Daniels v. The Housing Authority of the City of Troy, Alabama

Filing 39

MEMORANDUM OPINION AND ORDER denying 26 MOTION for Summary Judgment. Signed by Honorable Judge W. Harold Albritton, III on 12/7/2011. (Attachments: # 1 Civil Appeals Checklist)(wcl, )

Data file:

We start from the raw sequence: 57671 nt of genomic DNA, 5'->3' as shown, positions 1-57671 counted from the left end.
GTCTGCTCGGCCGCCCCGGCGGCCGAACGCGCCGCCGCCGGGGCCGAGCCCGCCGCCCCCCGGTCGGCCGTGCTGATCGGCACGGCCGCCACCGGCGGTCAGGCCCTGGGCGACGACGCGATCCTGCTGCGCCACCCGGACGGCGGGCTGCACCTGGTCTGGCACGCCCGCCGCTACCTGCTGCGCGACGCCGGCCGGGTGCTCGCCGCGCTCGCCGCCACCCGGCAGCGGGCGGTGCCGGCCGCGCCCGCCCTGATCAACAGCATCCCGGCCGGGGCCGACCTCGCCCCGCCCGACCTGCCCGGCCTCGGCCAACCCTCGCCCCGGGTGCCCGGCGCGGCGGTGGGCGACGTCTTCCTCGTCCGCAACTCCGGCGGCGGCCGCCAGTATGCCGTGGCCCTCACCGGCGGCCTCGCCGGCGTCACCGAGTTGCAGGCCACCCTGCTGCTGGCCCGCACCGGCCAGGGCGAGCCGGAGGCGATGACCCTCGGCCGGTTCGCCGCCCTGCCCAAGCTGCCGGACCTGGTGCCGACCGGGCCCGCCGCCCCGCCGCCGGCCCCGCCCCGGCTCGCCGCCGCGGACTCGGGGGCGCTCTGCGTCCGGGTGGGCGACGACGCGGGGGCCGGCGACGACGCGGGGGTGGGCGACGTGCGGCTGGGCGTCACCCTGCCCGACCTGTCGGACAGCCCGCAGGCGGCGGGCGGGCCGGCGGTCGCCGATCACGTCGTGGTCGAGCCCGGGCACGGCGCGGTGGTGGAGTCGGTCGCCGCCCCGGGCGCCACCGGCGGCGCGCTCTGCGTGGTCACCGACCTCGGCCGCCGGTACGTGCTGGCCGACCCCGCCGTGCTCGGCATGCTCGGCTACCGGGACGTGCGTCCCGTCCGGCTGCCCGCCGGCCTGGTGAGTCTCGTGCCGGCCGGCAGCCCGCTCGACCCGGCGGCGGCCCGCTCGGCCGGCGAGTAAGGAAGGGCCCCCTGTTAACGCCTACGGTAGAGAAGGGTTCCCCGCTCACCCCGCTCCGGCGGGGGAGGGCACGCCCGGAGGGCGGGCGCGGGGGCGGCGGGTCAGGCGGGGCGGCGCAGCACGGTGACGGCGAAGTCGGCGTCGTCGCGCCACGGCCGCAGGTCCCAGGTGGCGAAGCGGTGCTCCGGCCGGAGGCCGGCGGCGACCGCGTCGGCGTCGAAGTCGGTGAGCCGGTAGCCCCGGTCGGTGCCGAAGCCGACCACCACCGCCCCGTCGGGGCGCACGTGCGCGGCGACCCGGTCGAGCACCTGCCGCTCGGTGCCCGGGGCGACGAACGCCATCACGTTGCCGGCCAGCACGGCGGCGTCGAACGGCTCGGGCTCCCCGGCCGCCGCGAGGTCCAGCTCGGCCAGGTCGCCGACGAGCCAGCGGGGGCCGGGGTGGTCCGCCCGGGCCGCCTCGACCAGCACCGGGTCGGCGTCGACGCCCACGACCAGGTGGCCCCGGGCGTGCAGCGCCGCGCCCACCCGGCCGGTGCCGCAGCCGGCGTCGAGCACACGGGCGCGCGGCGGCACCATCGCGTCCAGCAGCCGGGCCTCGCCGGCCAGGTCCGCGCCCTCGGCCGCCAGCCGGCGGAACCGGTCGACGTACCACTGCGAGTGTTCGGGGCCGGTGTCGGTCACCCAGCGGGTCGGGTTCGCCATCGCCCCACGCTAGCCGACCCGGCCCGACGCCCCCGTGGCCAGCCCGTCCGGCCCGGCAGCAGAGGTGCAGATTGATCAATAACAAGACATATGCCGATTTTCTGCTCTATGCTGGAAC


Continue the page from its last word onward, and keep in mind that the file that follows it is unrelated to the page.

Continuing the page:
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IN THE UNITED STATES DISTRICT COURT FOR THE MIDDLE DISTRICT OF ALABAMA NORTHERN DIVISION SHARON DANIELS, Plaintiff, v. THE HOUSING AUTHORITY OF THE CITY OF TROY, ALABAMA, Defendant. ) ) ) ) ) ) ) ) ) ) Civil Action No. 2:10cv904-WHA (wo) MEMORANDUM OPINION AND ORDER I. INTRODUCTION This case is before the court on a Motion for Summary Judgment (Doc. #26), filed by the Housting Authority of the City of Troy, Alabama on October 14, 2011. The Plaintiff filed a Complaint in this case on October 26, 2010, bringing claims for disparate pay on the basis of race and gender pursuant to Title VII of the Civil Rights Act of 1964, as amended (Count One), violation of the Equal Pay Act (Count Two), and disparate treatment on the basis of race in violation of 42 U.S.C. § 1981 (Count Three). The Defendant has moved for summary judgment as to all of the claims against it. For the reasons to be discussed, the Motion for Summary Judgment is due to be DENIED. II. SUMMARY JUDGMENT STANDARD Summary judgment is proper "if there is no genuine issue as to any material fact and . . . the moving party is entitled to a judgment as a matter of law." Celotex Corp. v. Catrett, 477 U.S. 317, 322 (1986). The party asking for summary judgment "always bears the initial responsibility of informing the district court of the basis for its motion,” relying on submissions “which it believes demonstrate the absence of a genuine issue of material fact." Id. at 323. Once the moving party has met its burden, the nonmoving party must “go beyond the pleadings” and show that there is a genuine issue for trial. Id. at 324. Both the party “asserting that a fact cannot be,” and a party asserting that a fact is genuinely disputed, must support their assertions by “citing to particular parts of materials in the record,” or by “showing that the materials cited do not establish the absence or presence of a genuine dispute, or that an adverse party cannot produce admissible evidence to support the fact.” Fed. R. Civ. P. 56 (c)(1)(A),(B). Acceptable materials under Rule 56(c)(1)(A) include “depositions, documents, electronically stored information, affidavits or declarations, stipulations (including those made for purposes of the motion only), admissions, interrogatory answers, or other materials.” To avoid summary judgment, the nonmoving party "must do more than show that there is some metaphysical doubt as to the material facts." Matsushita Elec. Indus. Co. v. Zenith Radio Corp., 475 U.S. 574, 586 (1986). On the other hand, the evidence of the nonmovant must be believed and all justifiable inferences must be drawn in its favor. See Anderson v. Liberty Lobby, 477 U.S. 242, 255 (1986). After the nonmoving party has responded to the motion for summary judgment, the court shall grant summary judgment if the movant shows that there is no genuine dispute as to any material fact and the movant is entitled to judgment as a matter of law. Fed. R. Civ. P. 56(a). III. FACTS The submissions of the parties establish the following facts, construed in a light most 2 favorable to the non-movant: Sharon Daniels (“Daniels”) has been employed by the Defendant the Housing Authority of the City of Troy, Alabama (“the Housing Authority”), since January 4, 1994. She was originally hired as a tenant coordinator, and was promoted to occupancy clerk, then housing specialist, and finally Property Manager. Ken Vaughan (“Vaughan”) is the Housing Authority’s Executive Director. The Housing Authority has a five member Board of Directors. The Housing Authority manages 422 units at five different locations. In January of 2006, Vaughan announced a change in management structure for the Housing Authority as required by the Department of Housing and Urban Development. Under this structure, Vaughan recommended three Housing Authority employees to be Property Managers. These employees included Daniels, an African American woman; Bertha Batie (“Batie”), an African American woman; and Roger Green (“Green”), a white man. The three Property Managers have the same job title, same pay grade classification, and same job description. Daniels is responsible for 134 housing units, Green is responsible for 168 housing units, and Batie is responsible for 120 housing units. Batie does not have an assistant, whereas Green and Daniels have assistants. In January of 2006, Green’s salary was $1569.31 per pay period, Batie’s was $1532.91, and Daniels’s salary was $1086.93. In May 2006, Vaughan made a recommendation to the Board of Directors as to the salaries to be paid to three Property Managers, which were approved. The basis for Vaughn’s recommendation as to the Property Managers’s salaries is a central issue in this case. When asked in his deposition about the setting of the “original salary” for the positions, Vaughan stated 3 that he looked to see whether their salaries fell within the approved range for the position. Vaughan Dep. at p. 89: 13-16. When asked why he assigned Daniels a salary at the bottom end of that range and Green at the top end, Vaughan answered that it was based on their “current salaries at that time.” Id. at p. 92.1 Vaughan recommended a pay raise for Daniels to $1250.00 per pay period, effective May 2006, after learning that an employee under Daniels’s supervision was paid more than she was, and that recommendation was approved. All three Property Managers received a 5% pay increase in 2006. Arnold Decl. at ¶ 6. Vaughan has stated in a Declaration that sometime in the fall of 2006 he and Linda Arnold (“Arnold”), the Comptroller, determined that two primary factors would be used in determining salary (1) whether the particular Property Manager had an administrative assistant, and (2) that the compensation would be based on the number of units managed. In July or August 2008, a salary study was conducted to compare salaries to other housing authorities. According to Vaughan’s Declaration, however, except for the adjustment of Daniels’s salary in 2006, none of the Property Managers have received anything other than a percentage-based adjustment that applied to all employees. IV. DISCUSSION A. Disparate Treatment Where, as here, the plaintiff seeks to prove intentional discrimination on the basis of race under Title VII and § 1981 by using circumstantial evidence of intent, the court applies the framework first set out by the United States Supreme Court in McDonnell Douglas Corp. v. 1 The Housing Authority’s position on the context of this testimony is discussed below. 4 Green, 411 U.S. 792 (1973). Under this framework, the plaintiff must establish a prima facie case of discrimination. McDonnell Douglas, 411 U.S. at 802. After the plaintiff has established a prima facie case of discrimination, the burden of production is placed upon the employer to articulate a legitimate nondiscriminatory reason for its employment action. Texas Dep’t of Cmty. Affairs v. Burdine, 450 U.S. 248, 254 (1981). The plaintiff may seek to demonstrate that the proffered reason was not the true reason for the employment decision "either directly by persuading the court that a discriminatory reason more likely motivated the employer or indirectly by showing that the employer's proffered explanation is unworthy of credence." Id. at 256; Combs v. Plantation Patterns, 106 F.3d 1519, 1528 (11th Cir. 1997). A plaintiff's prima facie case, combined with sufficient evidence to find that the employer's asserted justification is false, may permit the trier of fact to conclude that the employer unlawfully discriminated. Reeves v. Sanderson Plumbing Prod., Inc., 530 U.S. 133, 147 (2000). That is, even if a plaintiff establishes a prima facie case and offers sufficient evidence of pretext as to each of the proffered reasons, summary judgment “will sometimes be available to an employer in such a case.” Chapman v. AI Transport, 229 F.3d 1012, 1025 n.11 (11th Cir. 2000). A prima facie case of disparate treatment in wages is established if the plaintiff demonstrates that (1) she belongs to a protected class, (2) she received lower wages, (3) a similarly situated comparator outside of the protected class received higher compensation, and (4) the plaintiff was qualified to do the job. Holifield v. Reno, 115 F.3d 1555, 1562 (11th Cir. 1997). The Housing Authority has argued that it is entitled to summary judgment on Daniels’s disparate treatment claims because no similarly situated person was treated more favorably than 5 Daniels. The Housing Authority concedes that Green and Daniels, as well as Batie, were responsible for performing the same job functions and/or supervising the performance of those functions. See Doc. #37 at p.6. The Housing Authority states, however, that Green performs additional different duties than Daniels because he is responsible for 34 more units than Daniels. The Housing Authority also contends that Green has more responsibilities because he supervises five employees while Daniels supervises four. Daniels responds there is no evidence that Green performs additional duties not performed by Daniels, or any evidence of the significance in time, effort, and importance of those duties. Daniels further contends that Angeline Blair (“Blair”), Green’s assistant, identified Property Manager job duties that she never saw Green perform or complete in five years. In her deposition, Blair identifies several tenant-related duties, such as computing the total adjusted income for a tenant and verifying income, which she says she did not see Green perform. See Blair Dep. at p. 20. The Eleventh Circuit has previously given guidance to courts in the evaluation of comparators under the more lenient Title VII standard, as compared to the EPA standard, which is the strictest standard of comparison applicable. See Mulhall v. Advance Security, Inc., 19 F.3d 586 (11th Cir. 1994). In Mulhall, the plaintiff was a Vice President, Administration of a company. She brought EPA and Title VII wage claims. One of the comparators for these claims was hired to head up an investigations division of the defendant corporations and served as the president of that division. For purposes of the EPA claim, the Eleventh Circuit reasoned that both positions were corporate department heads, both positions reported to the president, job functions such as responsibilities regarding EEO, affirmative action, and coordination with other 6 corporate entities were identical. Id. at 593. The court concluded that, drawing all inferences in favor of the non-movant, it could not say that the administrative aspects of the positions were not substantially similar. Id. The court determined, however, that the investigative component of the comparator’s job meant that the similarity requirement of the EPA was not met. Id. When the court examined the Title VII wage claim, the court explained that under the more lenient standard, a question of fact had been raised as to the similarity of positions because there was no evidence in the record as to the amount of time and effort the comparator actually expended on investigative supervision, and how much supervision entailed investigative experience, rather than general supervisory experience. Id. at 598. In other words, additional evidence was needed to demonstrate that additional duties sufficiently exceeded duties in common to render the comparator dissimilar. The Eleventh Circuit has also explained that in a comparator analysis, “the plaintiff is matched with a person or persons who have very similar job-related characteristics and who are in a similar situation to determine if the plaintiff has been treated differently than others who are similar to him.” MacPherson v. University of Montevallo, 922 F2d 766, 775 n.16 (11th Cir. 1991). Similar to the evidence in the Mulhall decision, the evidence before the court does not establish the amount of time and effort actually expended on the additional 34 units to exceed time and effort expended on duties in common to render the comparator dissimilar. The position description for Property Manager identifies 55 major duties and responsibilities, at least some of which, such as verifying cash drawers, opening the vault, checking vendor prices, processing invoices for payment, keeping filing systems in accordance with Housing Authority and HUD 7 policy, and reporting suspected criminal activity, are not facially apparent as being affected by the number of units managed. See Appx. A to Pl. Ex. #23. More important, there is evidence in the form of Blair’s testimony that Green was not performing some duties which arguably could require more time depending on the number of tenants, such as calculation of tenant income. Therefore, there is a question of fact as to the extent, if any, of responsibility and duties he performed which were greater than that of Daniels. A jury may ultimately conclude that the responsibility and requirements of the additional units renders Green dissimilar. At this point, however, viewing the evidence in a light most favorable to the non-movant, the court concludes that Daniels has created a question of fact sufficient to establish a prima facie case. The Housing Authority contends that even if Daniels establishes a prima facie case, Vaughan determined that an equitable way to compensate property managers was based on the number of units they manage and whether the Property Manager is assigned an Assistant Property Manager, and that was the basis for the difference in salary, not race or gender. Daniels argues that Vaughan’s explanation in his affidavit about how he set the salary for the Property Managers is in conflict with his deposition testimony. Daniels states that in his deposition Vaughan testified that he set the pay based on previous salary, and that he did not consider whether the manager had an administrative assistant or the number of units managed. Daniels states that prior salary, standing alone, is not a legitimate non-discriminatory reason, citing Miranda, 975 F.2d at 1530. Daniels states further that the proferred explanation in Vaughan’s affidavit is also internally inconsistent because the number of units managed explains only the discrepancy in pay between Daniels and Green, but not Daniels and Batie, and the lack 8 of assistant explains the discrepancy between Daniels and Batie, but not Batie and Green. The Housing Authority responds that Daniels has misinterpreted Vaughan’s testimony. According to the Housing Authority, Vaughan made the decision to base salary on the number of units in 2006, and then in 2007 merely evaluated whether the salaries of each Property Manager were within the applicable range. The Housing Authority states that the portion of Vaughan’s deposition in which he states that he did not consider the number of housing units in recommending a salary refers to 2007. The court has reviewed Vaughan’s declaration and the deposition excerpts cited, as well as the declaration of Arnold, the comptroller. It appears to the court that there is a great deal of confusion in the evidence, and briefs, as to when salary determinations were made in this case, and the basis for those determinations. Both Vaughan and Arnold have stated that they made the decision that two factors would be used in determining salary: (1) whether there was an administrative assistant, and (2) that compensation would be based on the number of units managed. Both Vaughan and Arnold have stated, however, that this determination was made in the fall of 2006. Although the effective date for the Property Manager positions was in 2007, the Property Manager positions were filled in January 2006, and a salary scale was approved by the Board in May 2006. There is apparently no question that Daniels Property Manager salary was set in 2006, because Vaughan has stated in his Declaration that Daniels received a salary adjustment of 15% effective May 2006 because she was being paid less than someone she would supervise and that “she would not have received this increase had she not transitioned into the Property Manager role.” Vaughan Decl. at ¶40. Arnold has stated in her Declaration that each of the three Property Managers received a 5% 9 increase in 2006. Arnold Decl. at ¶ 6. There is no reason articulated in the brief, much less supported by citations to evidence, for the difference in salary as between Daniels and Green in May of 2006, other than the employees’s existing salaries. The Housing Authority, has, therefore offered incomplete evidence, and has not provided a reason for the difference in salaries between Green and Daniels at the time of their appointment to the Property Manager’s position. Even if the court were to consider the Housing Authority to have satisfied its burden of articulating a legitimate, non-discriminatory reason, there are questions of fact presented as to Vaughan’s actual reliance on the articulated reason. When Vaughan was asked in his deposition why he set Green’s salary at the top of the applicable range and Daniels’s salary at the bottom end, he answered that he looked at the “current salaries at that time.” Vaughan Dep. at p.91:1892:10. The Housing Authority contends that this salary determination occurred in 2007, after the decision was made in 2006 to base salary on the number of units assigned to the Property Manager. The question in the deposition, however, comes after a series of questions when Vaughan clarified that the questioner was asking about the “original salary” id. at p.89: 11-12, and “[w]hen we originally made the assignment.” Id. at p.91:4. Vaughan’s testimony on this point is unclear because he refers in his deposition to the “original” salary, but also uses the date 2007.2 At an earlier point in Vaughan’s deposition, however, it is clear that he made a recommendation as to salary at the time he recommended Daniels, Batie, and Green as Property Managers. When asked about the recommendation as to salary made “at the same time” as the 2 In fact, the attorney questioning Vaughan uses the date 2007, but appears to be referring to the original appointment of Daniels as manager. See Vaughan Dep. at p.87: 8-13. 10 recommendation of the selection of Daniels, Green, and Batie, Vaughan stated that his recommendation was “[a]ll three of their salaries, from best I can remember, fell within the range for that position.” Id. at p. 56: 17-20. He testified that he cannot recall how he determined where the three employees fell within the range. Id. at p. 57 : 9-21. The court concludes, therefore, that there is at least a question of fact as to what Vaughan considered in recommending the original Property Manager salaries in May 2006. As noted above, Vaughan has stated that in the fall of 2006, he determined that the Property Managers should be paid in accordance with the number of units managed. There is insufficient evidence before the court, however, that Vaughan changed any salaries in accordance with such a policy. In its Reply, the Housing Authority states, citing only to a pay record of Daniels, that Daniels received a November 2006 pay increase consistent with the per unit calculation and Green and Batie did not receive that increase. See Doc. #37. Under this argument, Daniels would have received two salary adjustments in 2006 which were not received by Green and Batie: one in May 2006 and one in November 2006. That argument is not supported by evidence beyond a citation to a listing of Daniel’s paychecks. Moreover, the Housing Authority’s interpretation of the paycheck evidence appears to be inconsistent with Vaughan’s Declaration. In his declaration, Vaughan does not mention a November 2006 adjustment, but instead identifies a single unique salary adjustment for Daniels when he states that “[e]xcept for Ms. Daniels’ 2006 adjustment, none of the Property Managers have received anything other than percentage-based adjustments . . . .” Vaughan Decl. at ¶ 49.3 3 Arnold states in her Declaration that “Except for Plaintiff’s 2006 adjustments, none of the Property Managers have received anything other than percentage based adjustments . . . .” Arnold Decl. at ¶13. Earlier in her Declaration, Arnold refers to the May 2006 adjustment and 11 Viewing the evidence in a light most favorable to the non-movant, a reasonable jury could conclude that although a reason has been articulated for the difference in pay as between Daniels and Green, the original salary recommendation was based on the employees’s early 2006 salary, and even though Vaughan has stated that he decided to rely on the number of units and access to an assistant in setting salaries, the salaries were not adjusted based on the number of units, but were only increased by uniform percentage increases. The court concludes, therefore, that Daniels has created a sufficient question of fact to undermine the articulated reason so that she has established pretext, even if the Housing Authority has adequately articulated a legtimate, non-discriminatory reason for salary disparity. It may ultimately be that a jury will conclude that neither race nor gender played a substantial or motivating role in the difference in pay as between Daniels and Green. Given the incomplete evidence and the fact questions raised by Daniels as to how salaries were determined at various points, and what the basis for the admitted difference in salary between Green and Daniels is, the court cannot conclude that the Housing Authority is entitled to summary judgment on the gender and race disparate treatment claims. B. Equal Pay Act To establish a prima facie case under the Equal Pay Act, the Plaintiff must show that the employer pays different wages to employees of opposite sexes for equal work on jobs the performance of which requires equal skill, effort, and responsibility and which are performed under similar working conditions. See Beavers v. Am. Cast Iron Pipe Co., 975 F.2d 792, 795 (11th Cir. 1992). A female employee demonstrates a prima facie case of an Equal Pay Act the 5% increase. See id. at ¶7. 12 violation by showing that her employer paid male employees different wages for equal work for jobs which require “ ‘equal skill, effort, and responsibility, and which are performed under similar working conditions.’ ” Irby v. Bittick, 44 F.3d 949, 954 (11th Cir. 1995) (quoting Corning Glass Works v. Brennan, 417 U.S. 188, 195 (1974) and 29 U.S.C. § 206(d)(1)). A plaintiff need only demonstrate that the jobs at issue are substantially similar, not identical. Miranda, 975 F.2d at 1533. Once the Plaintiff establishes a prima facie case, the burden then shifts to the Defendants to demonstrate that the differential was justified under one of the four affirmative defenses found in 29 U.S.C. § 206(d)(1). Defendants bear the burden of proof for these affirmative defenses. Irby v. Bittick, 44 F.3d 949, 954 (11th Cir.1995). Although, as noted above, the similarity standard for Equal Pay Act claim is higher than that of a Title VII disparate wage claim, under the facts as presented at this point in the proceedings, the court concludes that the same incomplete evidence and questions of fact which preclude summary judgment as to the Title VII claims also precludes summary judgment as to the Equal Pay Act claim in this case. Again, while a jury may ultimately find in the Housing Authority’s favor on the Equal Pay Act claim, at this point in the proceedings, the Housing Authority has not established that it is entitled to judgment as a matter of law. V. CONCLUSION As noted above, the evidence presented by the movant is incomplete in many respects, and conflicting in others. It appears to the court that many of the questions of fact which have been raised in this case can be resolved simply through evaluation of more complete evidence on the issue of when the salaries at issue in this case were set, and when adjustments to those 13 salaries were made. Because that evidence is not currently before the court, however, and for the reasons discussed, the Motion for Summary Judgment is due to be and is hereby ORDERED DENIED. Done this 7th day of December, 2011. /s/ W. Harold Albritton W. HAROLD ALBRITTON SENIOR UNITED STATES DISTRICT JUDGE 14